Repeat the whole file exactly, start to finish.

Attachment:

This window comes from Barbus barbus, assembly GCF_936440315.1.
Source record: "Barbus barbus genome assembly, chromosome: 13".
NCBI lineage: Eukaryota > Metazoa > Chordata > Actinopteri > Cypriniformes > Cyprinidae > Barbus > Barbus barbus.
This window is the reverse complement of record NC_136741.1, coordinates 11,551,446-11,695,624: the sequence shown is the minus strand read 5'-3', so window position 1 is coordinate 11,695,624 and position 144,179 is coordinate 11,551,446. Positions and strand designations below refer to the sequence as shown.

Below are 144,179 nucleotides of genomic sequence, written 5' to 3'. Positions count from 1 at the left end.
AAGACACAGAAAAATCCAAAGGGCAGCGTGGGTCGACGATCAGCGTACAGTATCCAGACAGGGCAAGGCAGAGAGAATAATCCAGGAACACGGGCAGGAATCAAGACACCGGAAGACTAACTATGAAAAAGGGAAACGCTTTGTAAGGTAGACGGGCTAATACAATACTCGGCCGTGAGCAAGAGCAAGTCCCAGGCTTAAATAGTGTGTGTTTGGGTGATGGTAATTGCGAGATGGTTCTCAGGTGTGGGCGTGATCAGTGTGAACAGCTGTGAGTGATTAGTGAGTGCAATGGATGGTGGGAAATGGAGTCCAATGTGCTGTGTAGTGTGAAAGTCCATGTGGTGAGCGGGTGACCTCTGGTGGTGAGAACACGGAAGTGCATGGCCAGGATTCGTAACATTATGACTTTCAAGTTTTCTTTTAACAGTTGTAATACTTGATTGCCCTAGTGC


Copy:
This window comes from Barbus barbus, assembly GCF_936440315.1.
Source record: "Barbus barbus genome assembly, chromosome: 13".
NCBI lineage: Eukaryota > Metazoa > Chordata > Actinopteri > Cypriniformes > Cyprinidae > Barbus > Barbus barbus.
This window is the reverse complement of record NC_136741.1, coordinates 11,551,446-11,695,624: the sequence shown is the minus strand read 5'-3', so window position 1 is coordinate 11,695,624 and position 144,179 is coordinate 11,551,446. Positions and strand designations below refer to the sequence as shown.

Below are 144,179 nucleotides of genomic sequence, written 5' to 3'. Positions count from 1 at the left end.
AAGACACAGAAAAATCCAAAGGGCAGCGTGGGTCGACGATCAGCGTACAGTATCCAGACAGGGCAAGGCAGAGAGAATAATCCAGGAACACGGGCAGGAATCAAGACACCGGAAGACTAACTATGAAAAAGGGAAACGCTTTGTAAGGTAGACGGGCTAATACAATACTCGGCCGTGAGCAAGAGCAAGTCCCAGGCTTAAATAGTGTGTGTTTGGGTGATGGTAATTGCGAGATGGTTCTCAGGTGTGGGCGTGATCAGTGTGAACAGCTGTGAGTGATTAGTGAGTGCAATGGATGGTGGGAAATGGAGTCCAATGTGCTGTGTAGTGTGAAAGTCCATGTGGTGAGCGGGTGACCTCTGGTGGTGAGAACACGGAAGTGCATGGCCAGGATTCGTAACATTATGACTTTCAAGTTTTCTTTTAACAGTTGTAATACTTGATTGCCCTAGTGC